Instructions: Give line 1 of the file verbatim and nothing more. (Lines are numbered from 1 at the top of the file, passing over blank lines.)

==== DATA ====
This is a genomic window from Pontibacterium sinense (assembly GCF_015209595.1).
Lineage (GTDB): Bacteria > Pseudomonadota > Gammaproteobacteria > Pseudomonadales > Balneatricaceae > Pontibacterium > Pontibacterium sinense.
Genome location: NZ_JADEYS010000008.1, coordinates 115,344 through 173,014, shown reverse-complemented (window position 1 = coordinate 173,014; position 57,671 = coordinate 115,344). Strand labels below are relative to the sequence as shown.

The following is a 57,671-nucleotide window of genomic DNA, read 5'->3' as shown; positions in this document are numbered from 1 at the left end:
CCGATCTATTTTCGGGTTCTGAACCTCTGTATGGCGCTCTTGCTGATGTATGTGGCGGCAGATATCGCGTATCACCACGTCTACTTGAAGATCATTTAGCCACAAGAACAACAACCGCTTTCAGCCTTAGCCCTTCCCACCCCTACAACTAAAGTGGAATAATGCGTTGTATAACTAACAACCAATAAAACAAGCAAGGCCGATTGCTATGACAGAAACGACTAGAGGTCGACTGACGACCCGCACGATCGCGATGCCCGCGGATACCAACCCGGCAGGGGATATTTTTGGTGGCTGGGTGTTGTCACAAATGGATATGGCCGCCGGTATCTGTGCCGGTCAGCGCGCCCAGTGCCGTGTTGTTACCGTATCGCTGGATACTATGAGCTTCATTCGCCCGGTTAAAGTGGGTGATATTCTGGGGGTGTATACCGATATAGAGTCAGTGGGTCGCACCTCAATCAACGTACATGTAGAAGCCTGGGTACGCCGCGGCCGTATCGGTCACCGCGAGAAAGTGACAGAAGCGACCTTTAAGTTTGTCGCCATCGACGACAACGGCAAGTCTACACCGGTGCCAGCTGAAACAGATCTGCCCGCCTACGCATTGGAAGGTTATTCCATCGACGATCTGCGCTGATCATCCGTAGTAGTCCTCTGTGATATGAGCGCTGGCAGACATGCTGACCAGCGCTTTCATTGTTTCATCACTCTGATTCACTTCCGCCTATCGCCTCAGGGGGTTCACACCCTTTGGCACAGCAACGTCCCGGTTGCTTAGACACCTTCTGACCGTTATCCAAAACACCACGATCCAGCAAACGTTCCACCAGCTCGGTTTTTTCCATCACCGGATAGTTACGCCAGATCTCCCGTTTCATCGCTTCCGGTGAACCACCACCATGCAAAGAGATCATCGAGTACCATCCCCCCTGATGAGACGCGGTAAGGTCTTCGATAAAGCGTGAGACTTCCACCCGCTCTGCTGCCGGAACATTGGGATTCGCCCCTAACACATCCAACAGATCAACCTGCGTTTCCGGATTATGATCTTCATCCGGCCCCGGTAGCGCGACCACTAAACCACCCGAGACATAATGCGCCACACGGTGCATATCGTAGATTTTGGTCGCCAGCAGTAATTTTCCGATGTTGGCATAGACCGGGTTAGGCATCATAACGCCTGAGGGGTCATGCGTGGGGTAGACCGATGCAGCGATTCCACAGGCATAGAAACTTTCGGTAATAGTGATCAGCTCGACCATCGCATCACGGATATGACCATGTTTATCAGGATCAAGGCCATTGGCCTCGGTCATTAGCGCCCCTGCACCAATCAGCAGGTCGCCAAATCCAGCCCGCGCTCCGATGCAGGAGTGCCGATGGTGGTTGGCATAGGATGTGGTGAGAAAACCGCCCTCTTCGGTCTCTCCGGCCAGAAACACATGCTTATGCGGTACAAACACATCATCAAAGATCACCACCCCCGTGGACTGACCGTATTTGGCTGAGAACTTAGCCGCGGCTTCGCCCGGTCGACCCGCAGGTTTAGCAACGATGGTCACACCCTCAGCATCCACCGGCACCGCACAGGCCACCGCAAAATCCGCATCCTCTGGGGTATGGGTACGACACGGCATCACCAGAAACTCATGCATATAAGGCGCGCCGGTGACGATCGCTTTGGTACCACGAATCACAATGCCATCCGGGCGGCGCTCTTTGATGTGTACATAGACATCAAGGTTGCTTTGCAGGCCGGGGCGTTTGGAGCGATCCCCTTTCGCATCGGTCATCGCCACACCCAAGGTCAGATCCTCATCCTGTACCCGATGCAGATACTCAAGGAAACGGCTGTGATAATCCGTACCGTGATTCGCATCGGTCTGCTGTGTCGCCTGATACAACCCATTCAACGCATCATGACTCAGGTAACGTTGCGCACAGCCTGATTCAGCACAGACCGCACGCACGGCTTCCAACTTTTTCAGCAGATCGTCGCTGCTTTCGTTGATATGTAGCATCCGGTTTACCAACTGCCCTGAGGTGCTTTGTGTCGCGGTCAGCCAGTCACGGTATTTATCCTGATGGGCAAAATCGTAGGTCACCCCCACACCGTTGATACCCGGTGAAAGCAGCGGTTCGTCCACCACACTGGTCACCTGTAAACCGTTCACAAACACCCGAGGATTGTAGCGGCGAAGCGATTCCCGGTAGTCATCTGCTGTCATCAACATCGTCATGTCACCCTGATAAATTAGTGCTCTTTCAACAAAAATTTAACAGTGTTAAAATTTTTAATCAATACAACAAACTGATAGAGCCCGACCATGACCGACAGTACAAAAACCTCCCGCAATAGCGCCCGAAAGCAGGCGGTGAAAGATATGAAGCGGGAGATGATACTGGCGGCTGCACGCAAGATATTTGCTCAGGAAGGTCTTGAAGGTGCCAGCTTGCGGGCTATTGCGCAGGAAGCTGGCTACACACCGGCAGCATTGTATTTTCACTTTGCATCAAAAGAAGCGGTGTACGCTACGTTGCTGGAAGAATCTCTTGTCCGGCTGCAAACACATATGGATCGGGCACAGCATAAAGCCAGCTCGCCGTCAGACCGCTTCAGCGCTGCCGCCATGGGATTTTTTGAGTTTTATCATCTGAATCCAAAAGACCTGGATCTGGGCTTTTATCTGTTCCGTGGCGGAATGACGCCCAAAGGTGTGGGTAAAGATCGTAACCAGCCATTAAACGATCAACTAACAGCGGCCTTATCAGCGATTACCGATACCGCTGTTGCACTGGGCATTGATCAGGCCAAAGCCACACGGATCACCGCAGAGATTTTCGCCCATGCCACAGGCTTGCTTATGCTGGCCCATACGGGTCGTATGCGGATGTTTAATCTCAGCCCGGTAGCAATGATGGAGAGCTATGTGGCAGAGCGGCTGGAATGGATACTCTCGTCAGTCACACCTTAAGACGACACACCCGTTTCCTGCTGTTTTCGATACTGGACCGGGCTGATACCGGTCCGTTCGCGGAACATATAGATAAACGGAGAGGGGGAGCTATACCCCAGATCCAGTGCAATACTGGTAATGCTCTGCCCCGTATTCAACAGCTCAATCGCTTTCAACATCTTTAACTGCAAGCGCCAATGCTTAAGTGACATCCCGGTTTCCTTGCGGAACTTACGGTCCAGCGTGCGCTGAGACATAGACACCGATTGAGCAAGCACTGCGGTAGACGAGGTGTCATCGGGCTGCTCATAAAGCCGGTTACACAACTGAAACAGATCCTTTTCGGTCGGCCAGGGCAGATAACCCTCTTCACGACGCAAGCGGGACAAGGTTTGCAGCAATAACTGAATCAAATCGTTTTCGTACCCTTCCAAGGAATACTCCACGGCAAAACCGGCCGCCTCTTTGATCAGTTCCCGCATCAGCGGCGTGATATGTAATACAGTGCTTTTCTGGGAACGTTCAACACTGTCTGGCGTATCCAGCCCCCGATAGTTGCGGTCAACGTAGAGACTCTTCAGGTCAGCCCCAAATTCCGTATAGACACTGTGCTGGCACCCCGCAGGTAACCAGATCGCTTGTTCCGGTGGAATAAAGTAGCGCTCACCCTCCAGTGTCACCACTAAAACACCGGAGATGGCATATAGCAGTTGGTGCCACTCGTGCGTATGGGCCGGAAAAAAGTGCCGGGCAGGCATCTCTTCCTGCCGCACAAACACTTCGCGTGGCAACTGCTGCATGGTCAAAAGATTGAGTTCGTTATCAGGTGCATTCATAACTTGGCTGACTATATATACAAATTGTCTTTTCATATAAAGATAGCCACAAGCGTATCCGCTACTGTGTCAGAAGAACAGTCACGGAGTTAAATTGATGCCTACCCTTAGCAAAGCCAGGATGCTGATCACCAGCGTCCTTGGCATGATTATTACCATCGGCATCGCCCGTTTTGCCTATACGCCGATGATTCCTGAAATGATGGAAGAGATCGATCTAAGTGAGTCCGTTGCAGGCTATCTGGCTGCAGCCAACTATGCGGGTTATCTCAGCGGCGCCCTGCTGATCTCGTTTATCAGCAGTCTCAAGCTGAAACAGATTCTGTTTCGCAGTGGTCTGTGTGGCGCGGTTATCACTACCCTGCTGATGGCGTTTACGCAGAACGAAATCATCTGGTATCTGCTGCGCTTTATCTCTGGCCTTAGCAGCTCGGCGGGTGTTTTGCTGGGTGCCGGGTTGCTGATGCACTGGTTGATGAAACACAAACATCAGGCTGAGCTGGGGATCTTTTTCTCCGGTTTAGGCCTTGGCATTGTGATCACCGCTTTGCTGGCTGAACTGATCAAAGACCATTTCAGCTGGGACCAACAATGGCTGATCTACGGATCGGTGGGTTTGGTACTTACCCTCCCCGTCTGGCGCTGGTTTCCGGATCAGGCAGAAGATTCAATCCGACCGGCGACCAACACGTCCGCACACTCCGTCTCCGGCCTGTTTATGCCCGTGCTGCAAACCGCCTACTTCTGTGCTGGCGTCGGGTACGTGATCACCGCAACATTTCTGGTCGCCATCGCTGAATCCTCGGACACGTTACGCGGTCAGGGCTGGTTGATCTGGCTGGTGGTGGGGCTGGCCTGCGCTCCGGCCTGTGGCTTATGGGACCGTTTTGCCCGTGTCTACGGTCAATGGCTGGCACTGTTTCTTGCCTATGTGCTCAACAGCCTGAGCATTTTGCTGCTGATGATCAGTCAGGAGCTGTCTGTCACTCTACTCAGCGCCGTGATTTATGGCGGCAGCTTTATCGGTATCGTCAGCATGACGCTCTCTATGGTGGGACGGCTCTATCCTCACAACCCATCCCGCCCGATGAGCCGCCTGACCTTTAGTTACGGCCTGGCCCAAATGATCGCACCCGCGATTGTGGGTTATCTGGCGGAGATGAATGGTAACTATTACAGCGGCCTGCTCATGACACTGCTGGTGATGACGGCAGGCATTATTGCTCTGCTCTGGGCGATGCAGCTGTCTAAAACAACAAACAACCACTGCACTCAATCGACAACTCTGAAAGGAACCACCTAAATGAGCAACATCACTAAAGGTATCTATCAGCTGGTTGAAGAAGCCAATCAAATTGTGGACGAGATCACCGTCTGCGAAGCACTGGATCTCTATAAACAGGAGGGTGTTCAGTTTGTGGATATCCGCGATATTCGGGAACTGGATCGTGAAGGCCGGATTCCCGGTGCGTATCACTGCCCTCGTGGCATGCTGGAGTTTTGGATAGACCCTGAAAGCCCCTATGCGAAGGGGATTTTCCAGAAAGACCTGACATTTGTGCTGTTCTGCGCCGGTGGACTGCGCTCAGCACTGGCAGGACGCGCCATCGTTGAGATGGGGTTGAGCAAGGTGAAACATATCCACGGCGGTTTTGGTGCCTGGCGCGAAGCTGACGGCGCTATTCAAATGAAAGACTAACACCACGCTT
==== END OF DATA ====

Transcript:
This is a genomic window from Pontibacterium sinense (assembly GCF_015209595.1).